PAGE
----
In a further preferred embodiment the diseases are neuromuscular diseases, such as muscular dystrophies, including dystrophinopathies and sarcoglycanopathies, limb girdle muscular dystrophies, congenital muscular dystrophies, congenital myopathies, distal and other myopathies and myotonic syndromes.

In a further preferred embodiment the disease is a muscular dystrophy or a related muscle wasting disorder associated with dystrophin deficiency.

In a further preferred embodiment the disease to be treated is Duchenne Muscular Dystrophy or Becker Muscular Dystrophy.

Preferred modes of administration are oral, i.p., i.v., i.m., s.c., parenteral, intranasal and transdermal, whereas oral is the most preferred mode of administration.

Administration and Dose Ranges

Any suitable route of administration may be employed for providing a mammal, especially a human, with an effective dosage of the non-glucocorticoid steroids as described here. For example, oral, rectal, topical, parenteral, ocular, pulmonary or nasal administration may be employed. Dosage forms include, for example, tablets, troches, dispersions, suspensions, solutions, capsules, creams, ointments and aerosols.

The effective dosage of the active ingredient employed may vary depending on the particular compound employed, the mode of administration, the condition being treated and the severity of the condition being treated. Such dosage may be ascertained readily by a person skilled in the art.

When treating Duchenne Muscular Dystrophy, Becker Muscular Dystrophy and other muscular dystrophies, generally, satisfactory results are obtained when the compounds of the present invention are administered at a daily dosage of about 0.001 milligram to about 100 milligrams per kilogram of body weight, preferably given in a single dose or in divided doses two to six times a day, or in sustained release form. In the case of a 70 kg adult human, the total daily dose will generally be from about 0.07 milligrams to about 3500 milligrams. This dosage regimen may be adjusted to provide the optimal therapeutic response.

Formulation

The non-glucocorticoid steroids disclosed herein are preferably formulated into a dosage form prior to administration. Accordingly, the present invention also includes a pharmaceutical composition comprising a non-glucocorticoid steroid and a suitable pharmaceutical carrier.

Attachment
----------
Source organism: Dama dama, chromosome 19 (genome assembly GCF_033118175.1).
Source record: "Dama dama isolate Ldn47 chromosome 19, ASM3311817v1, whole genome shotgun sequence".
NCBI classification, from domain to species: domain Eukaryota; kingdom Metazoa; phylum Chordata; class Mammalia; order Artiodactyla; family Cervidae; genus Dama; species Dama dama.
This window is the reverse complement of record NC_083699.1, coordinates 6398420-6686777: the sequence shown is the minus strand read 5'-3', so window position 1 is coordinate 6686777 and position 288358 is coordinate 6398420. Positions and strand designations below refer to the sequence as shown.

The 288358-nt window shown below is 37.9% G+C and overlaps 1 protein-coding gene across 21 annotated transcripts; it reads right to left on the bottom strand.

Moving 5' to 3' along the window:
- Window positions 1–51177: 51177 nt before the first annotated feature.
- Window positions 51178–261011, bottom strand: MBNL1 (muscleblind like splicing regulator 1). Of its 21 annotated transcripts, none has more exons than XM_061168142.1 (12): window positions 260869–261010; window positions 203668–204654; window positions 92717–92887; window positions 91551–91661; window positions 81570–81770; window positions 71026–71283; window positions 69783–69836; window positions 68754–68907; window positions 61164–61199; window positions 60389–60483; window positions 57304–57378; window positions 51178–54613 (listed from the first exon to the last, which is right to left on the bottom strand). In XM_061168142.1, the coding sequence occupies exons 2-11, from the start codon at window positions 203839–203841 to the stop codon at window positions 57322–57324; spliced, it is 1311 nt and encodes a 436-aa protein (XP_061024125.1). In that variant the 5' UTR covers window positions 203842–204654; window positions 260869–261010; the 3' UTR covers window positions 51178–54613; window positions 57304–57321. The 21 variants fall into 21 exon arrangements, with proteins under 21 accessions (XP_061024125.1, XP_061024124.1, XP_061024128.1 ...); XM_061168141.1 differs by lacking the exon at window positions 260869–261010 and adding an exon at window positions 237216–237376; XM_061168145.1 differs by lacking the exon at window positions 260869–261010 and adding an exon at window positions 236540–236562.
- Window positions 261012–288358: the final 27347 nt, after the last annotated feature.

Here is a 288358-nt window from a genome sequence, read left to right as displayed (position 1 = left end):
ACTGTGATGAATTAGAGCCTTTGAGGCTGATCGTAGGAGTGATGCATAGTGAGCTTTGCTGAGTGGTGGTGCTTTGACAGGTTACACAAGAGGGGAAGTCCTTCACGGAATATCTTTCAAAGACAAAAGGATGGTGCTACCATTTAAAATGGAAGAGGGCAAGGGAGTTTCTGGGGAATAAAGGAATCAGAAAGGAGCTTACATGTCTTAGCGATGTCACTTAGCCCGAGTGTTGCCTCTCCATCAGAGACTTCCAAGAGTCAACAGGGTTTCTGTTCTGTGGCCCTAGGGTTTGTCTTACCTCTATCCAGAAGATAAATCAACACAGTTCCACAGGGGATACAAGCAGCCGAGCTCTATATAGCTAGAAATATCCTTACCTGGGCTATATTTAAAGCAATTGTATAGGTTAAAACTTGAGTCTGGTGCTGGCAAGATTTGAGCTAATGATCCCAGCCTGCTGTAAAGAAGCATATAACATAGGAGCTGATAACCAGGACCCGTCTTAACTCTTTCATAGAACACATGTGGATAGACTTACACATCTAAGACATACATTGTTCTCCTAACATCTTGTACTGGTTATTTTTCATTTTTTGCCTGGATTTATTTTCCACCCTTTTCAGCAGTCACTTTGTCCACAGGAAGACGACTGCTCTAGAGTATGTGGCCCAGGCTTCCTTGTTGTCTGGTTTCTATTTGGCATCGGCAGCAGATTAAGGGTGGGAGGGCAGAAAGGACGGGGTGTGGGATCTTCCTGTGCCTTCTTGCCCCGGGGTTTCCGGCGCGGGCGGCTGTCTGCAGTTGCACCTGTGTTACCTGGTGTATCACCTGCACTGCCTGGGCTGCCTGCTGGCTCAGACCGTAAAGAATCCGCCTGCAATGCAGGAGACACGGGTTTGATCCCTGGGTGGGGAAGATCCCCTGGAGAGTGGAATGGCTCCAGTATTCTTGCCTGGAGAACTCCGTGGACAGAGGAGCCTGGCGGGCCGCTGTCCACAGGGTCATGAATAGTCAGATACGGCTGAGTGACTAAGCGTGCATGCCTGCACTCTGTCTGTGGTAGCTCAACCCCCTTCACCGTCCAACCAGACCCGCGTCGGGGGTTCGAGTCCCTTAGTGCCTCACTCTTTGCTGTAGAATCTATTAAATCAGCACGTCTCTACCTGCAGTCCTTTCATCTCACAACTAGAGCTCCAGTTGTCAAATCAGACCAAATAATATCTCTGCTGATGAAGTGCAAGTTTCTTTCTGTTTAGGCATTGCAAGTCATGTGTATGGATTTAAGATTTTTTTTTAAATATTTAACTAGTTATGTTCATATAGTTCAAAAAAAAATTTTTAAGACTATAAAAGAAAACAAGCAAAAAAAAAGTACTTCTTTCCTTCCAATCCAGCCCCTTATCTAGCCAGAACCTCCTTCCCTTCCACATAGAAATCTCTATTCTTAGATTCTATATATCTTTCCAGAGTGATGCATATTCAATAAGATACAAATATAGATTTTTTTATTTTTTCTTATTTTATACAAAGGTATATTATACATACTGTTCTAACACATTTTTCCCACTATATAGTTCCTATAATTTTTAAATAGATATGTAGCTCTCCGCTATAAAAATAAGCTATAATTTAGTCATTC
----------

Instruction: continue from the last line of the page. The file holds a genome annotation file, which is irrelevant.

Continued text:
The present pharmaceutical compositions are prepared by known procedures using well-known and readily available ingredients. In making the formulations of the present invention, the active ingredient (non-glucocorticoid steroid) is usually mixed with a carrier, or diluted by a carrier, or enclosed within a carrier, which may be in the form of a capsule, sachet, paper or other container. When the carrier serves as a diluent, it may be a solid, semisolid or liquid material, which acts as a vehicle, excipient or medium for the active ingredient. Thus, the compositions can be in the form of tablets, pills, powders, lozenges, sachets, cachets, elixirs, suspensions, emulsions, solutions, syrups, aerosol (as a solid or in a liquid medium), soft and hard gelatin capsules, suppositories, sterile injectable solutions and sterile packaged powders.

Some examples of suitable carriers, excipients and diluents include lactose, dextrose, sucrose, sorbitol, mannitol, starches, gum acacia, calcium phosphate, alginates, tragacanth, gelatin, calcium silicate, microcrystalline cellulose, polyvinylpyrrolidone, cellulose, water syrup, methyl cellulose, methyl and propylhydroxybenzoates, talc, magnesium stearate and mineral oil. The formulations can additionally include lubricating agents, wetting agents, emulsifying and suspending agents, preserving agents, sweetening agents and/or flavoring agents. The compositions of the invention may be formulated so as to provide quick, sustained or delayed release of the active ingredient after administration to the patient

The non-glucocorticoid steroids can be converted in a manner known per se into their salts with physiologically compatible acids, for example hydrochloric acid, hydrobromic acid, sulfuric acid, methanesulfonic acid, formic acid, acetic acid, oxalic acid, succinic acid, tartaric acid, mandelic acid, fumaric acid, lactic acid, citric acid, glutamic acid and/or aspartic acid. The salt formation is preferably carried out in a solvent, for example diethyl ether, diisopropyl ether, alkyl acetates, acetone and/or 2-butanone. Moreover, trimethylchlorosilane in aqueous solution is suitable for preparing the hydrochlorides.

The substances corresponding to formula I are toxicologically safe, which means that they can be used as a pharmaceutical active agent in medicinal drugs.

The non-glucocorticoid steroids can be combined with excipients, fillers, solvents, diluents, dyes and/or binders. The choice of auxiliary substances as well as the amounts thereof to be used depends on whether the medicinal drug is to be administered orally, intravenously, intraperitoneally, intradermally, intramuscularly, intranasally, buccally or topically. For oral application suitable preparations are in the form of tablets, sugar-coated pills, capsules, granular powders, drops, juices and syrups, while for parenteral, topical and inhalative application suitable forms are solutions, suspensions, easily reconstitutable dry preparations as well as sprays. The steroids can be administered in a sustained-release substance, in dissolved form or in a plaster, optionally with the addition of agents promoting penetration of the skin, and are suitable as percutaneous application preparations. Forms of preparations that can be used orally or percutaneously may produce a delayed release of the compounds.